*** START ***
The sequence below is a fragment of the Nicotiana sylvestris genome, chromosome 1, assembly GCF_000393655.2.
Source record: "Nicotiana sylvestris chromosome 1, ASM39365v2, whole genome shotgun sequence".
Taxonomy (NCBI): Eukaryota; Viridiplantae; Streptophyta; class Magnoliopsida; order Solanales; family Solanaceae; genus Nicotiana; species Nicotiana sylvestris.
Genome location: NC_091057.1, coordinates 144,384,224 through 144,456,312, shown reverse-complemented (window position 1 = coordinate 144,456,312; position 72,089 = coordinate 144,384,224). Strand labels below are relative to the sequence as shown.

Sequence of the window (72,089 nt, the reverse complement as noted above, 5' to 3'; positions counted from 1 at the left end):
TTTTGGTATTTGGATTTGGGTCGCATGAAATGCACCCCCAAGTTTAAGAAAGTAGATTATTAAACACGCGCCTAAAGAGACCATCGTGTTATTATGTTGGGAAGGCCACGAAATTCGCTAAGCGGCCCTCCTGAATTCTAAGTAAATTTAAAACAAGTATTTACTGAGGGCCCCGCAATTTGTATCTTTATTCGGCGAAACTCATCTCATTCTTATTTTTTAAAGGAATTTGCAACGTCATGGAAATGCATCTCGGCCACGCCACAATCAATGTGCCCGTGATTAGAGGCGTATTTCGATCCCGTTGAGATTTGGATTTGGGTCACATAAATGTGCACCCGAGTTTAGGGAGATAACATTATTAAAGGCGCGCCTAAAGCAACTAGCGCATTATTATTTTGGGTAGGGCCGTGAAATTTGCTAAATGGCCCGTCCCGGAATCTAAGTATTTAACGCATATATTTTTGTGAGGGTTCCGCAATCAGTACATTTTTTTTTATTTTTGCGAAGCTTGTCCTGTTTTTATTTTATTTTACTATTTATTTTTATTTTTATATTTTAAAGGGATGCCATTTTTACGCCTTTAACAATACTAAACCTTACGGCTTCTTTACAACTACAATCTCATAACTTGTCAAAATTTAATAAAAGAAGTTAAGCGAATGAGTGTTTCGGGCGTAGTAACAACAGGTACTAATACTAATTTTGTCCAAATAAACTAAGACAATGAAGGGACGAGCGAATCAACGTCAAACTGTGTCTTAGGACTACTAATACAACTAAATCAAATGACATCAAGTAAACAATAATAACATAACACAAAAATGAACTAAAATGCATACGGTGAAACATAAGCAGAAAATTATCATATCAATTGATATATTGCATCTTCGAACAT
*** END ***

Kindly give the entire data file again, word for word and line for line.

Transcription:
The sequence below is a fragment of the Nicotiana sylvestris genome, chromosome 1, assembly GCF_000393655.2.
Source record: "Nicotiana sylvestris chromosome 1, ASM39365v2, whole genome shotgun sequence".
Taxonomy (NCBI): Eukaryota; Viridiplantae; Streptophyta; class Magnoliopsida; order Solanales; family Solanaceae; genus Nicotiana; species Nicotiana sylvestris.
Genome location: NC_091057.1, coordinates 144,384,224 through 144,456,312, shown reverse-complemented (window position 1 = coordinate 144,456,312; position 72,089 = coordinate 144,384,224). Strand labels below are relative to the sequence as shown.

Sequence of the window (72,089 nt, the reverse complement as noted above, 5' to 3'; positions counted from 1 at the left end):
TTTTGGTATTTGGATTTGGGTCGCATGAAATGCACCCCCAAGTTTAAGAAAGTAGATTATTAAACACGCGCCTAAAGAGACCATCGTGTTATTATGTTGGGAAGGCCACGAAATTCGCTAAGCGGCCCTCCTGAATTCTAAGTAAATTTAAAACAAGTATTTACTGAGGGCCCCGCAATTTGTATCTTTATTCGGCGAAACTCATCTCATTCTTATTTTTTAAAGGAATTTGCAACGTCATGGAAATGCATCTCGGCCACGCCACAATCAATGTGCCCGTGATTAGAGGCGTATTTCGATCCCGTTGAGATTTGGATTTGGGTCACATAAATGTGCACCCGAGTTTAGGGAGATAACATTATTAAAGGCGCGCCTAAAGCAACTAGCGCATTATTATTTTGGGTAGGGCCGTGAAATTTGCTAAATGGCCCGTCCCGGAATCTAAGTATTTAACGCATATATTTTTGTGAGGGTTCCGCAATCAGTACATTTTTTTTTATTTTTGCGAAGCTTGTCCTGTTTTTATTTTATTTTACTATTTATTTTTATTTTTATATTTTAAAGGGATGCCATTTTTACGCCTTTAACAATACTAAACCTTACGGCTTCTTTACAACTACAATCTCATAACTTGTCAAAATTTAATAAAAGAAGTTAAGCGAATGAGTGTTTCGGGCGTAGTAACAACAGGTACTAATACTAATTTTGTCCAAATAAACTAAGACAATGAAGGGACGAGCGAATCAACGTCAAACTGTGTCTTAGGACTACTAATACAACTAAATCAAATGACATCAAGTAAACAATAATAACATAACACAAAAATGAACTAAAATGCATACGGTGAAACATAAGCAGAAAATTATCATATCAATTGATATATTGCATCTTCGAACAT